This question might seem a little unusual, but I was wondering if anyone out there could help? An undergraduate student came to me asking about Female Circumcision or Female Genital Mutilation (FGM) in South and Southeast Asia, in relation to a term paper she was writing.
Apart from brief references to symbolic circumcision, in Koentjaraningrat's _Javanese Culture_ (1985), I don't know of this practice taking place in Indonesia or Malaysia. Koentjaraningrat seems to imply this is a dying custom - can any readers advise if this is the case, and if any research has been published on this issue? It's well covered in regard to the Middle East and Africa, but from my preliminary search there isn't much of this depressing practice in Southeast Asia. Am I correct?
Any information / references appreciated.
University of Southern Queensland
Ed. note: The book noted above is:
1) Subj: RE: H-ASIA: Female Circumcision query
From: Judith Henchy <firstname.lastname@example.org>
Female circumcision was practiced in Malaysia when I was living in Singapore 10 years ago. I am surprised that nothing has been written on it. (I will look in our collection if I have time). I have no evidence as to the extent of the practice, but am reminded of a British expat colleague with a Singaporean Malay wife who felt compelled to submit to her wish to subject their daughters to the traditional practice, since it would have been unthinkable for her to do otherwise. It could be that Singaporean Malays have a stronger interest in upholding these "traditions," as their language and culture are under pressure from the majority Chinese government. It would be interesting to know how this practice is regarded by the "fundamentalist" islamic party in Malaysia which is challenging the coalition government to impose some of the more radical religious practices associated with the Middle East.
Head, Southeast Asia Section
Seattle, WA 98195
Telephone: (206) 543 3986
Fax: (206) 685 8049
2) From: IN%"email@example.com"
Subj: RE: Female Circumcision query
In response to Richard Gehrmann's query on female circumcision (khitan), I am afraid I can only offer anecdotal evidence, but a lecturer of mine once mentioned a conversation with his Indonesian chauffeur when he resided there (in the 80s). The chauffeur believed that circumcision was necessary for his girls to be raised as good Muslims. This surprised me, because I too was under the impression that such practices were not generally carried out in Southeast Asia. However, as the veil seems to be becoming more popular, perhaps there has been an increasing tendency for female genital mutilation to be practiced due to the influence of some sheikhs at Al-Azhar university in Cairo - the premier Islamic university for Malaysian and Indonesian students in Egypt.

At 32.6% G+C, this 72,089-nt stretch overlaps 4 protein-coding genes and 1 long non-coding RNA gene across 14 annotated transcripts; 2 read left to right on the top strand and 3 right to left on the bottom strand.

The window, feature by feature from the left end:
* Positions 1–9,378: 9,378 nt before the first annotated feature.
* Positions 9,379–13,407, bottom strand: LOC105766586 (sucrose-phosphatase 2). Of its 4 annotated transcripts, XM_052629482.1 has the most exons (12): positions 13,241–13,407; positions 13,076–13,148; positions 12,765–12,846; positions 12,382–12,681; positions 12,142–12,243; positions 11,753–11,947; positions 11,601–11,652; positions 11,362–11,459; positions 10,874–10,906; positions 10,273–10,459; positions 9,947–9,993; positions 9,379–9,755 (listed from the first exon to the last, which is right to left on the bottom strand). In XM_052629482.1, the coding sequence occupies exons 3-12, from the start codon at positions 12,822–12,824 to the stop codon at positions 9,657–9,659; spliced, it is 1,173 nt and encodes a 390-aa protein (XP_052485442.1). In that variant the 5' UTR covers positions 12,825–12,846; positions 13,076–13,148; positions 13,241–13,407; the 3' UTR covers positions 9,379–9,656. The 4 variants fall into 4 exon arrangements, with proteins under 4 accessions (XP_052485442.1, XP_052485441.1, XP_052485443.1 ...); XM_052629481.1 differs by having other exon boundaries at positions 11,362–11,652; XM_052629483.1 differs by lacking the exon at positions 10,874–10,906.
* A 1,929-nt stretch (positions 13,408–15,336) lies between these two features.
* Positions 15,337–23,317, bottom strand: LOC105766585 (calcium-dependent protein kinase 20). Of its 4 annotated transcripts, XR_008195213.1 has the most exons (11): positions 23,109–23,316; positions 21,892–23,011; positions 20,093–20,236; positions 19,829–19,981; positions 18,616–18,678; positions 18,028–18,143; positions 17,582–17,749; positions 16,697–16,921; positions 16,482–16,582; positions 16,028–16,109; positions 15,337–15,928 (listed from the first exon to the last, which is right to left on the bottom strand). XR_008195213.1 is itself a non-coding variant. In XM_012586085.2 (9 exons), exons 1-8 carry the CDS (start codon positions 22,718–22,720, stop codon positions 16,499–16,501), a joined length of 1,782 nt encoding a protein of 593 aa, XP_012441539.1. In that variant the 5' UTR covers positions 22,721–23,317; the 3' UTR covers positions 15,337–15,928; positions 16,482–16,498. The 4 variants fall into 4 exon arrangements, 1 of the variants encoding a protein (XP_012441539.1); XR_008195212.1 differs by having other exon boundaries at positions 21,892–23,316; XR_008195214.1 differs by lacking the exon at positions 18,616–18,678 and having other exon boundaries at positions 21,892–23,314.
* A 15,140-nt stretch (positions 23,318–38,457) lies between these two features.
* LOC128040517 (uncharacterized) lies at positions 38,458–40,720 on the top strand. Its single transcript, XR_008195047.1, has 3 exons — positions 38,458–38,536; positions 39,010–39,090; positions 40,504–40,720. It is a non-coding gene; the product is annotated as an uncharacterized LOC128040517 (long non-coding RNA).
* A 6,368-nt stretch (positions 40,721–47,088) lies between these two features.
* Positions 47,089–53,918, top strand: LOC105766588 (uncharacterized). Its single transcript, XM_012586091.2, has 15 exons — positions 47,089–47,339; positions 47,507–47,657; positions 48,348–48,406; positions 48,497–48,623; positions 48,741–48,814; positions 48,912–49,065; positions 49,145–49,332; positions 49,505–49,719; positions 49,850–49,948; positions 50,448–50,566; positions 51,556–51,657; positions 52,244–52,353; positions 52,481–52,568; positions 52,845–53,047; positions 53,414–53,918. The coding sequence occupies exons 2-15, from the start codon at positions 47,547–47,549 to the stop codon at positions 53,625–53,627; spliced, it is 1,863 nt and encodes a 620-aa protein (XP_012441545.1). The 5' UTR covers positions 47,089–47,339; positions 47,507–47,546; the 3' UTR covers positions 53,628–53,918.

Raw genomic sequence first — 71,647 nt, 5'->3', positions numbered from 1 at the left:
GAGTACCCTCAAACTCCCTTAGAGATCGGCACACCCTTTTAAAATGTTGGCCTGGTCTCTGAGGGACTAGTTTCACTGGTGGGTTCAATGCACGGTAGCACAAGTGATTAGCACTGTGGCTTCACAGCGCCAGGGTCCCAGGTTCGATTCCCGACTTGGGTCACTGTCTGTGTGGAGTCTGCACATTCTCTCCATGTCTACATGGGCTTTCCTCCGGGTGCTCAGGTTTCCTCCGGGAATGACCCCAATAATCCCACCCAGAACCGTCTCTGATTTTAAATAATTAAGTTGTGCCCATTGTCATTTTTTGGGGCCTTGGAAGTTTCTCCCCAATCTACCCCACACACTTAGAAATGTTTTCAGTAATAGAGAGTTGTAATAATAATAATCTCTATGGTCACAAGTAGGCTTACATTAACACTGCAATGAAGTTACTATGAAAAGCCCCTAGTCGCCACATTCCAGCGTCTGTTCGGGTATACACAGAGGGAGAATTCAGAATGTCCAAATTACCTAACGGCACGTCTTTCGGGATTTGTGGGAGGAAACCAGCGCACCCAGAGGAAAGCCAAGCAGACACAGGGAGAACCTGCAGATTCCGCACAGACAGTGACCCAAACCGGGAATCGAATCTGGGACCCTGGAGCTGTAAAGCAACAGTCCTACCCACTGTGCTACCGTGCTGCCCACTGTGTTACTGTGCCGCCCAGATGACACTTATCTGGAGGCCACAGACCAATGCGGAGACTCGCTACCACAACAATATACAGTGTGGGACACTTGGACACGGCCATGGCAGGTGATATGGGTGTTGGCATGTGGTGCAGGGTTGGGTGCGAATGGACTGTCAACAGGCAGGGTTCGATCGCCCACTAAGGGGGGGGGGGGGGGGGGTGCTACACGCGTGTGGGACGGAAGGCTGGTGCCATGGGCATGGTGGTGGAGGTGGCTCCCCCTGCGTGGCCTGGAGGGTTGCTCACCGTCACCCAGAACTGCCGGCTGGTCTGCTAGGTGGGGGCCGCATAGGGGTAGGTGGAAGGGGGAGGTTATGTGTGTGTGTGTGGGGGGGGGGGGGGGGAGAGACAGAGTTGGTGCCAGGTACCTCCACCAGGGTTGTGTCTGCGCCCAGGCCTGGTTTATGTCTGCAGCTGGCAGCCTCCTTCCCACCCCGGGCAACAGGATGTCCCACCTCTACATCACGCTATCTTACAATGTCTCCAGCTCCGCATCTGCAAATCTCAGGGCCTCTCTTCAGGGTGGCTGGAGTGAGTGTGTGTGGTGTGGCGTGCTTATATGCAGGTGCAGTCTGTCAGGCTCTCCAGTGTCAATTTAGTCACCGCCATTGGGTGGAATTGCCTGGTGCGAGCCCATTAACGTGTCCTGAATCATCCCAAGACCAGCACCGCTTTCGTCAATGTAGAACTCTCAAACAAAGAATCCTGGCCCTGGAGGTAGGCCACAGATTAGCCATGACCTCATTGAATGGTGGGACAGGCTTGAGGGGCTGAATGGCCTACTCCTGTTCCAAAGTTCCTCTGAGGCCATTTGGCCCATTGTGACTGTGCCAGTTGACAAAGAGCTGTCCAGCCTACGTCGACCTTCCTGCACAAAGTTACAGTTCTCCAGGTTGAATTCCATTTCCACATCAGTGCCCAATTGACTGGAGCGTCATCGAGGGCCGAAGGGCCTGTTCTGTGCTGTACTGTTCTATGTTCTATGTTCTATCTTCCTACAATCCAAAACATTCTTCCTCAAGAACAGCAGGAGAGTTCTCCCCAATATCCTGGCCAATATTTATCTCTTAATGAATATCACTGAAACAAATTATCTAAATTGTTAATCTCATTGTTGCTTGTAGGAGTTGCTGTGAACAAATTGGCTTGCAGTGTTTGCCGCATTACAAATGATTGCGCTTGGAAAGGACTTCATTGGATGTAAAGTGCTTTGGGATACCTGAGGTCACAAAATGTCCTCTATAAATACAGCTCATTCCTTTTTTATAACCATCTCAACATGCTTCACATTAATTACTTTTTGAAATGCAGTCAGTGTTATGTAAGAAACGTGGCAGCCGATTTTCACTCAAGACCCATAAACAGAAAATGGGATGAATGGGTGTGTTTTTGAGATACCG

A recent article in the Indonesian periodical "Gatra" (3 June 1995, pge 104), ran a story about a group of Egyptian feminists taking Al-Azhar's premier cleric (Ali Gadel Haq) to court, claiming that he had violated human rights. Ali Gadel Haq had recently issued a fatwa (legal pronouncement) proclaiming that "female circumcision is a part of Islamic law, and its enactment in accordance with the prophet's directions". He based this fatwa on a prophetic tradition (hadith) attributed to Umm 'Atiyah, and not on the Qur'an, in which female circumcision is not specifically mentioned.
The various Islamic juridical schools (madhhab) differ on the subject. Whereas circumcision is not obligatory for women or men according to the Hanafi and Maliki madhhab, and only for men as far as Hanafi is concerned, Imam Shafi'i declares circumcision incumbent on both men and women. The Shafi'i madhhab is the dominant school in Egypt and (as far as I know) Indonesia, and although the practice was already in existence in Egypt prior to Islam, it was incorporated in the new religion.
Although female circumcision is declared obligatory by Imam Shafii, I still doubt that it is generally practiced in Indonesia, but I suspect that it may be increasing, rather than dying out, as a part of the current Islamic revival in the region. Of course, not being an expert, I could be wrong, and would appreciate any corrections or pointers to studies on such issues. It would also be interesting to see if the Indonesian government has formulated any position on the issue.
Australian National University Library
ph: 249 3515
Date: October 12, 1995
1)Subj: female circumcision in Malaysia
I'm afraid I can only add anecdotal information as well. I well remember how a fellow graduate student, a (Malay) Malaysian woman, was depressed one day--because she had just received word from home that her new-born niece had been circumcised. I didn't feel comfortable asking too many details, but I got the impression that the practice was fairly widespread--even among middle-class families who send their daughters off for Ph.D.s in the U.S. What surprised me in this particular case was that the grandmother of the circumcised baby girl was a convert to Islam, having Portuguese-Malay ethnic origins (whether the conversion was upon marriage or was more distant than that, I don't know).
(I'd like to leave my name off of this posting because I feel that this conversation with my Malaysian friend was spoken in confidence, and I don't wish anyone to associate my name with hers.)